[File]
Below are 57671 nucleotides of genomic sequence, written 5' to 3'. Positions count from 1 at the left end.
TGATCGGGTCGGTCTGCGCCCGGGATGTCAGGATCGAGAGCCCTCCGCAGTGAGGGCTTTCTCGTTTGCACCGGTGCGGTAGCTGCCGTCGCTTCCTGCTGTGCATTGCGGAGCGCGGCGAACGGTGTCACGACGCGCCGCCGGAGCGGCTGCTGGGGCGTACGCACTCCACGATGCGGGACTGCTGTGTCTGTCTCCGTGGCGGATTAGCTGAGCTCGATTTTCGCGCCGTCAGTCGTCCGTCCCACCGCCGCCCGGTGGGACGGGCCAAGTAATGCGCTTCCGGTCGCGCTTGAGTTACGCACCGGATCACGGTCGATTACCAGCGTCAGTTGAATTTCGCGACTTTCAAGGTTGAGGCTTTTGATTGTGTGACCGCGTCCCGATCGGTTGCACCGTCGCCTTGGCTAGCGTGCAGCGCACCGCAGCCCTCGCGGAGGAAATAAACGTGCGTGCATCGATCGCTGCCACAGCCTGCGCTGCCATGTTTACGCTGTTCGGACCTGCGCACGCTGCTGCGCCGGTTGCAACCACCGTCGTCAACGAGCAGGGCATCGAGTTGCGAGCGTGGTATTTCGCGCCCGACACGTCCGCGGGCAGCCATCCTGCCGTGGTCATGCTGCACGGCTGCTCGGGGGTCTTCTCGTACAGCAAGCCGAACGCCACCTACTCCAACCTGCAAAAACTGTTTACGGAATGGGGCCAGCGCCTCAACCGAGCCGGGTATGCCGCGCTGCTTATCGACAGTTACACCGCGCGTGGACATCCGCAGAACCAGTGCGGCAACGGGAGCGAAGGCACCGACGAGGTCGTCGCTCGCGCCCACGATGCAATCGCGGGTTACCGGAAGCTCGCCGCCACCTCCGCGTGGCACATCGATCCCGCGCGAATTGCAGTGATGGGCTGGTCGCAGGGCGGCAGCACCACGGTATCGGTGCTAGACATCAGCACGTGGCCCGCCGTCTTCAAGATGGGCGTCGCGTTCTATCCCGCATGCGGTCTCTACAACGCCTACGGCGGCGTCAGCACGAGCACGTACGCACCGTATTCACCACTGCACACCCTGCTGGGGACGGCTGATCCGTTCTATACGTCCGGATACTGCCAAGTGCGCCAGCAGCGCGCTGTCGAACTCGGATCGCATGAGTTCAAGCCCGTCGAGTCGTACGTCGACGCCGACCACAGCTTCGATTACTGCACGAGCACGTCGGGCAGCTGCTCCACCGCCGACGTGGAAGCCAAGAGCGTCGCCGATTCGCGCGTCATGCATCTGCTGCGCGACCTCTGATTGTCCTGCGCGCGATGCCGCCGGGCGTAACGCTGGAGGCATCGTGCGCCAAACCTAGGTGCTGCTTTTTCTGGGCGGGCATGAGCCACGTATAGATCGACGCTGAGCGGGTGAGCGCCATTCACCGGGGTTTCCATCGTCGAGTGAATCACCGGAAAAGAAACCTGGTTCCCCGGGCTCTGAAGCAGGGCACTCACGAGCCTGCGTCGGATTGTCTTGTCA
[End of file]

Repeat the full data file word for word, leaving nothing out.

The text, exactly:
Below are 57671 nucleotides of genomic sequence, written 5' to 3'. Positions count from 1 at the left end.
TGATCGGGTCGGTCTGCGCCCGGGATGTCAGGATCGAGAGCCCTCCGCAGTGAGGGCTTTCTCGTTTGCACCGGTGCGGTAGCTGCCGTCGCTTCCTGCTGTGCATTGCGGAGCGCGGCGAACGGTGTCACGACGCGCCGCCGGAGCGGCTGCTGGGGCGTACGCACTCCACGATGCGGGACTGCTGTGTCTGTCTCCGTGGCGGATTAGCTGAGCTCGATTTTCGCGCCGTCAGTCGTCCGTCCCACCGCCGCCCGGTGGGACGGGCCAAGTAATGCGCTTCCGGTCGCGCTTGAGTTACGCACCGGATCACGGTCGATTACCAGCGTCAGTTGAATTTCGCGACTTTCAAGGTTGAGGCTTTTGATTGTGTGACCGCGTCCCGATCGGTTGCACCGTCGCCTTGGCTAGCGTGCAGCGCACCGCAGCCCTCGCGGAGGAAATAAACGTGCGTGCATCGATCGCTGCCACAGCCTGCGCTGCCATGTTTACGCTGTTCGGACCTGCGCACGCTGCTGCGCCGGTTGCAACCACCGTCGTCAACGAGCAGGGCATCGAGTTGCGAGCGTGGTATTTCGCGCCCGACACGTCCGCGGGCAGCCATCCTGCCGTGGTCATGCTGCACGGCTGCTCGGGGGTCTTCTCGTACAGCAAGCCGAACGCCACCTACTCCAACCTGCAAAAACTGTTTACGGAATGGGGCCAGCGCCTCAACCGAGCCGGGTATGCCGCGCTGCTTATCGACAGTTACACCGCGCGTGGACATCCGCAGAACCAGTGCGGCAACGGGAGCGAAGGCACCGACGAGGTCGTCGCTCGCGCCCACGATGCAATCGCGGGTTACCGGAAGCTCGCCGCCACCTCCGCGTGGCACATCGATCCCGCGCGAATTGCAGTGATGGGCTGGTCGCAGGGCGGCAGCACCACGGTATCGGTGCTAGACATCAGCACGTGGCCCGCCGTCTTCAAGATGGGCGTCGCGTTCTATCCCGCATGCGGTCTCTACAACGCCTACGGCGGCGTCAGCACGAGCACGTACGCACCGTATTCACCACTGCACACCCTGCTGGGGACGGCTGATCCGTTCTATACGTCCGGATACTGCCAAGTGCGCCAGCAGCGCGCTGTCGAACTCGGATCGCATGAGTTCAAGCCCGTCGAGTCGTACGTCGACGCCGACCACAGCTTCGATTACTGCACGAGCACGTCGGGCAGCTGCTCCACCGCCGACGTGGAAGCCAAGAGCGTCGCCGATTCGCGCGTCATGCATCTGCTGCGCGACCTCTGATTGTCCTGCGCGCGATGCCGCCGGGCGTAACGCTGGAGGCATCGTGCGCCAAACCTAGGTGCTGCTTTTTCTGGGCGGGCATGAGCCACGTATAGATCGACGCTGAGCGGGTGAGCGCCATTCACCGGGGTTTCCATCGTCGAGTGAATCACCGGAAAAGAAACCTGGTTCCCCGGGCTCTGAAGCAGGGCACTCACGAGCCTGCGTCGGATTGTCTTGTCA